Printer Friendly

PCs tackle industrial applications.

PCs Tackle Industrial Applications

On the factory floor, the personal computer has come a long way in a short period of time. Equipped with high-performance microprocessors and packaged into rugged enclosures, today's PCs have the power to tackle industrial applications and the toughness to withstand harsh factory environments. At the same time, powerful software specifically designed for industrial applications is appearing.

As a result, the industrial PC is assuming a broadening role. The PC serves as a tool for data acquisition, a controller of other instruments, and an interface to programmable logic controllers. The PC can itself function as an instrument, performing high-resolution readings of flow, temperature, pressure, level, or other phenomena at resolutions of a microvolt or less. It can perform sophisticated on-line data analysis, and can port data to other applications programs for spreadsheet analysis, graphing, and mathematical manipulation. It can also readily act as an interface between remote factory locations and control rooms, mainframe computers, and other PCs. Often, it is configured together with a large number of systems in a distributed-control environment.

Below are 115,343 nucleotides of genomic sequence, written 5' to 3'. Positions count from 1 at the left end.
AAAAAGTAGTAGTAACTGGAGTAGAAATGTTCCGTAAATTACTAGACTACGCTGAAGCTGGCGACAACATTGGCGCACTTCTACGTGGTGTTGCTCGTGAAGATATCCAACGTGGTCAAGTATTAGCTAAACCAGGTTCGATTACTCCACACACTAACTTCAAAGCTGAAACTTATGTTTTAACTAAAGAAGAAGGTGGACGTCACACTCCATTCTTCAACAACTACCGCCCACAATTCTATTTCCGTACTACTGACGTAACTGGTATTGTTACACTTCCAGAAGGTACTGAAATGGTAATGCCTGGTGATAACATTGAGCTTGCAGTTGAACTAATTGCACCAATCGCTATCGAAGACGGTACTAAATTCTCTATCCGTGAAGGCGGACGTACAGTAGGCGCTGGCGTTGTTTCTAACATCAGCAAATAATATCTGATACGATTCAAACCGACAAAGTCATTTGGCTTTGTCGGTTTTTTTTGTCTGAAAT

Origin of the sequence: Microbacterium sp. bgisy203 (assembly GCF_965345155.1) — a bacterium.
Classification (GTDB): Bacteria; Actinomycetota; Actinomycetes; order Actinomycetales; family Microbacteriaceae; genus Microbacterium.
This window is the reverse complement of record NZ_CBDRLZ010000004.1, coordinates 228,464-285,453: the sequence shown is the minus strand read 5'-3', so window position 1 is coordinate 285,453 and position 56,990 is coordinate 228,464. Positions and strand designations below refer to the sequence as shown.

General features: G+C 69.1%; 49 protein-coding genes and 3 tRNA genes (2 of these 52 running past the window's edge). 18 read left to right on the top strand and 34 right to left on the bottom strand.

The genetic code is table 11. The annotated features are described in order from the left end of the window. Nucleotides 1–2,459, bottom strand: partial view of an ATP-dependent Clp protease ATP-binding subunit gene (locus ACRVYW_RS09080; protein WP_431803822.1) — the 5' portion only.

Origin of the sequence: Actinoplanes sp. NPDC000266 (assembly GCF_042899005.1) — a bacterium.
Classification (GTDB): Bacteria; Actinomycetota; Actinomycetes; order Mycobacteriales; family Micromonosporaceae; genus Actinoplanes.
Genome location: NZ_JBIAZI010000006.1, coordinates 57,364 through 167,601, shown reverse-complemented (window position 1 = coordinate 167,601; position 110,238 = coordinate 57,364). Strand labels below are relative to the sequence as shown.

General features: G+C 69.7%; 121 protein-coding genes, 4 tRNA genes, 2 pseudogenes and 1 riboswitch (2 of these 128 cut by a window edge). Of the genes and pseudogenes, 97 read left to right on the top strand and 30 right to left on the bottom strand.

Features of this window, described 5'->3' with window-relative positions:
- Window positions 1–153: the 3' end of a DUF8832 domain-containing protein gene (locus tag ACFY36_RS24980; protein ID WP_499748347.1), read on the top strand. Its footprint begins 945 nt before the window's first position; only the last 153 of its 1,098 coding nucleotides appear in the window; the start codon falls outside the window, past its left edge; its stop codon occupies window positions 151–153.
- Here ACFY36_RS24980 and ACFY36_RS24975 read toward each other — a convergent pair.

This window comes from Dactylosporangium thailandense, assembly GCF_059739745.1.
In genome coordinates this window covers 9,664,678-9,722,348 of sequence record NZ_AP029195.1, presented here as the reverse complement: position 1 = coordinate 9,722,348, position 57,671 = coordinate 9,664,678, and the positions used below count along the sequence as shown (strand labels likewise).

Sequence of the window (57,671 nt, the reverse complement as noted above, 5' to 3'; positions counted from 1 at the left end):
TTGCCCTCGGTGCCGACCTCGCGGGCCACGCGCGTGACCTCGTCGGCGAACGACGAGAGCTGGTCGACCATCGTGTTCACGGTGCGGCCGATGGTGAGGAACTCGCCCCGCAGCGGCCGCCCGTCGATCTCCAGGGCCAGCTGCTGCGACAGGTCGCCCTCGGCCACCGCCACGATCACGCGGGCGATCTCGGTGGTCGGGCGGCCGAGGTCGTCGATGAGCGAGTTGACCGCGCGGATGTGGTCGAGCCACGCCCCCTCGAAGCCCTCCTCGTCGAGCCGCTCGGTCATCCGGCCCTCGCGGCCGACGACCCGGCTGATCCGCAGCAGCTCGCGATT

In terms of both applications and manufacturers, variety has come to the industrial PC arena. New offerings include microcomputer boards that plug into PCs and turn them into powerful industrial systems, small portables that can be moved around the factory, and larger units that rival workstations in power. OEM-manufacturers are outfitting the Macintosh for the factory. Software companies are developing improved operator-interface, graphics, and process control packages.

Decentralized Control

Microcomputer boards, also known as board-level products, are one manifestation of the trend towards decentralized control in the factory. Some boards are intended to function as stand-alone computers. Others are built to be installed in PCs by plugging them into expansion slots. As PCs are typically equipped with several slots, this allows each PC within a factory to be customized to perform different embedded control, data acquisition, and monitoring functions. Typically, such setups can be put together at a fraction of the cost of equivalent mainframe or minicomputer systems.

The MLC-XT board from Micro Linear Controls (Racine, Wis.) is billed by its manufacturer as the PC XT of the industrial world. It consists of a half-height XT Bus card that acts as a base where memory chips and the Intel Wildcard-88 computer board plug in. A slot is also available for up to 2 MB of solid-state disk memory; optional EPROM memory is also available. The MLC-XT also has a watchdog timer for control applications; if the computer fails, external pumps, valves, or motors can be automatically returned to their default states. There's also a power monitor to prevent unpredictable behavior by holding the computer at the reset level until power stabilizes.